Bad buzz. A deadly parasite, possibly carried by European bees imported for pollination, is infecting Patagonia's native giant bumblebee, Bombus dahlbomii.

Carolina Morales

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Bumblebees prefer pollen on windy days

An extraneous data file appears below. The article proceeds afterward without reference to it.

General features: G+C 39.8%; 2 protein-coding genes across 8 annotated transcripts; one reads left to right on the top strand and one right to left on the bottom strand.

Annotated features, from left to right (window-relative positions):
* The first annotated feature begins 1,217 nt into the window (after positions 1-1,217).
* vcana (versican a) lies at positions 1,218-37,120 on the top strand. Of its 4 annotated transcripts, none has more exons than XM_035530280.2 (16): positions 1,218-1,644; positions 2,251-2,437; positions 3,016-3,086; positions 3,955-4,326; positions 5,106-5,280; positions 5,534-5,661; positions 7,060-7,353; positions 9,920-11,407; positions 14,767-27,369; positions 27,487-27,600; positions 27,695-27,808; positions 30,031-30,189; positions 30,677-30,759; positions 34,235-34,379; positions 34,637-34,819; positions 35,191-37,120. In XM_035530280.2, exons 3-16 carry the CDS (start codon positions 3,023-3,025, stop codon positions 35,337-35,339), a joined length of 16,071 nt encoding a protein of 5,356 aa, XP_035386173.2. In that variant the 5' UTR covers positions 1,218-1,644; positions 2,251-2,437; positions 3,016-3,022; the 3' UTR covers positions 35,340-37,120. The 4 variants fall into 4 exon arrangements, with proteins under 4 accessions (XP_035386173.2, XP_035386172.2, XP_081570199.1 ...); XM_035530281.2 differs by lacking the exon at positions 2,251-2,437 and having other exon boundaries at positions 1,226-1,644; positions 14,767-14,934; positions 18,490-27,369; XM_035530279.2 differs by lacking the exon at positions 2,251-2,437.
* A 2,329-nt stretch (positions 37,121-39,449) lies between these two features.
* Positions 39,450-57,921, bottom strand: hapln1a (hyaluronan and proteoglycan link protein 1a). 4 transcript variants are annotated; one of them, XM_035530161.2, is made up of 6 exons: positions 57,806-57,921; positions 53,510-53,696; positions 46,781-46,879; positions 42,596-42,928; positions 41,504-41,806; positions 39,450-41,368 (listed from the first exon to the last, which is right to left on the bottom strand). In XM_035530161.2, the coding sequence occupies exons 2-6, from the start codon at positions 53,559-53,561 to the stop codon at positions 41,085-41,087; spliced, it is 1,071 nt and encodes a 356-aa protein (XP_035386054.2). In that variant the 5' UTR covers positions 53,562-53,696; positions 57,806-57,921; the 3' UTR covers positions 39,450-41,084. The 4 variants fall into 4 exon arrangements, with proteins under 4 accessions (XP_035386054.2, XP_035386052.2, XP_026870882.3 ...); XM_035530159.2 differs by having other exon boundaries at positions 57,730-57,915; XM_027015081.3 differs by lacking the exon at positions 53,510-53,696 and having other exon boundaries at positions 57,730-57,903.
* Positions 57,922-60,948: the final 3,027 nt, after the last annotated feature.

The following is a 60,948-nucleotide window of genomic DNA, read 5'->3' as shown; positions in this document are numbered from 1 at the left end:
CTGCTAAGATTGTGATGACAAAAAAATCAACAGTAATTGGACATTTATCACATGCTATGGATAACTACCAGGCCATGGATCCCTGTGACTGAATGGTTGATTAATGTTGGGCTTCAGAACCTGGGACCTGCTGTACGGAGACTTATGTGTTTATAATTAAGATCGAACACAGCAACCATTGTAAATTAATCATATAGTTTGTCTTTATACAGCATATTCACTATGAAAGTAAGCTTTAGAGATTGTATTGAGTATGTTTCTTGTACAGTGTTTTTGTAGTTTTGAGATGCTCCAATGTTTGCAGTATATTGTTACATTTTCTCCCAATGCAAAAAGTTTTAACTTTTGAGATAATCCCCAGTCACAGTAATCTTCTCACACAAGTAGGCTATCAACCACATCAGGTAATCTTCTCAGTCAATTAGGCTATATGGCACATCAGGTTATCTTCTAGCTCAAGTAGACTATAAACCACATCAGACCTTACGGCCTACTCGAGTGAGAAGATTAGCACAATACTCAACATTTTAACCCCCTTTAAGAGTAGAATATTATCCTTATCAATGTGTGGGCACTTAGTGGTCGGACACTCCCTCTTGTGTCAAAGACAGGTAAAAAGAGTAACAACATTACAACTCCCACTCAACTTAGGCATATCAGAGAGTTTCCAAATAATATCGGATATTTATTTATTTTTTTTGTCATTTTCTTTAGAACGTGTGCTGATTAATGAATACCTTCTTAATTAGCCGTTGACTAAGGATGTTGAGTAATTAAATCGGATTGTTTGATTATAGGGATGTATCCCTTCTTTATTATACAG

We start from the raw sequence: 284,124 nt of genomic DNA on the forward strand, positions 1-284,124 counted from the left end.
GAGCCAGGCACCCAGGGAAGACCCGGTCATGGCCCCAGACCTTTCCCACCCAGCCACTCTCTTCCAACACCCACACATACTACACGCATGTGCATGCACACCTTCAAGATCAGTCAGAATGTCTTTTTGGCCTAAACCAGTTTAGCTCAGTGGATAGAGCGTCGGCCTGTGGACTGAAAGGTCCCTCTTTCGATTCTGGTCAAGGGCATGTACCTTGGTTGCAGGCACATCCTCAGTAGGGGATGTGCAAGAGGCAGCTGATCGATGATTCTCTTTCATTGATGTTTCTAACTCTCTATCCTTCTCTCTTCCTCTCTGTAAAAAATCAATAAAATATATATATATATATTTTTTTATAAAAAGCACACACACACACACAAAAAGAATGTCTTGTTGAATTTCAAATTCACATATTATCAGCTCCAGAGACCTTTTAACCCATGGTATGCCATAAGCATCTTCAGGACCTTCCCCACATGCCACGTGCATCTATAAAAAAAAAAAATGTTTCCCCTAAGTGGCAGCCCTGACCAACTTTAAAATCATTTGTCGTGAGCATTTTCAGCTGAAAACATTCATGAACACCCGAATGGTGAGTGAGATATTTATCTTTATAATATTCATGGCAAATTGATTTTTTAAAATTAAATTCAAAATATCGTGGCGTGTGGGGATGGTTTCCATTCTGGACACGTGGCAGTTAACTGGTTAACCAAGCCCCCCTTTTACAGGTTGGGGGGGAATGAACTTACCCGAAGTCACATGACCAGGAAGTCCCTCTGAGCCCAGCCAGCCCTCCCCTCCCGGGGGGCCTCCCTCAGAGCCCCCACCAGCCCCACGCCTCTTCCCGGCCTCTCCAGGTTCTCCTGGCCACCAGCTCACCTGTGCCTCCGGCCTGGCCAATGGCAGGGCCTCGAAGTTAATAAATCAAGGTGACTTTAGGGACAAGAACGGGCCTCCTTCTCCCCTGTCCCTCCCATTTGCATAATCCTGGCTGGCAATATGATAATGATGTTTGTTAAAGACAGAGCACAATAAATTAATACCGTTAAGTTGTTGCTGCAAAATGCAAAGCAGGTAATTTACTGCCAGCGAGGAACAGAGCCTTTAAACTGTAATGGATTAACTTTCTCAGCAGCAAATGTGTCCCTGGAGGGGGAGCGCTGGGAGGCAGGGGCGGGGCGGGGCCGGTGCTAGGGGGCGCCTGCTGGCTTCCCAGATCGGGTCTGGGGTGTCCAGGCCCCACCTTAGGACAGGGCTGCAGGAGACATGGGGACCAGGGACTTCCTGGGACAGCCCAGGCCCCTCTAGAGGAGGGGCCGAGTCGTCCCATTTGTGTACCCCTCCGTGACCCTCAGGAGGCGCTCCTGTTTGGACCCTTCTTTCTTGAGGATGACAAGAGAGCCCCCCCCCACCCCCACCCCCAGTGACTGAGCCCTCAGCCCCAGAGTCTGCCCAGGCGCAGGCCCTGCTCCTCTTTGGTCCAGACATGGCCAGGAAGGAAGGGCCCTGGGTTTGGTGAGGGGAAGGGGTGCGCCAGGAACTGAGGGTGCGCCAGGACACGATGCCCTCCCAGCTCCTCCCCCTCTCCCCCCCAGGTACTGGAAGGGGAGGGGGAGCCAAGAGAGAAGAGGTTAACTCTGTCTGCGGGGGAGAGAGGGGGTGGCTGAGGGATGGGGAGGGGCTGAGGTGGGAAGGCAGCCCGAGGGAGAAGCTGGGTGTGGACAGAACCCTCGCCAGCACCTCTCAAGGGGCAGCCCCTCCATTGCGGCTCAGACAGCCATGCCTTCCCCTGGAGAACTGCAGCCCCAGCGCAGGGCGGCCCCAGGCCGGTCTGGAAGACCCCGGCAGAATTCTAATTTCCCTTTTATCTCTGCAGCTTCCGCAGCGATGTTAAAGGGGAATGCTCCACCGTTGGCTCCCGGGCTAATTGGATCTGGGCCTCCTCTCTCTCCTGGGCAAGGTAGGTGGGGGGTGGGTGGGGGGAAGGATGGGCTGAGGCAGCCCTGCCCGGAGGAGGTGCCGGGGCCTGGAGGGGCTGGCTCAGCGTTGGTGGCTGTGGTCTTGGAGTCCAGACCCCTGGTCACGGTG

Fuzzier, bigger, and less aggressive than their honeybee cousins, common eastern bumblebees (Bombus impatiens) are world champion multitaskers who can carry more than half their body mass in food. But how they choose their prey—pollen or nectar—is little understood. Now, researchers propose that wind conditions might play a role in that decision. To test their hypothesis, researchers trained bees to fly toward an artificial flower in a wind tunnel. They strapped small steel bearings to the bees’ legs or abdomens to mimic the weight and location of typical pollen and nectar loads. Pollen is always carried on the bees’ hairy legs, where it dangles further from the insects’ center of mass. But nectar is stored almost directly in the center of the bees’ abdomens. After testing the bees’ flight stability and maneuverability in windy and nonwindy conditions, researchers found that bees carrying a pollen load are more stable, but less able to maneuver in strong winds, whereas bees carrying a nectar load are less stable but better able to maneuver. As a result, the researchers concluded that bumblebees face a tradeoff between stability and maneuverability when choosing which food to carry home. This tradeoff may explain why some bumblebees prefer to forage for pollen during windy days. The study is published online today in the Proceedings of the National Academy of Sciences.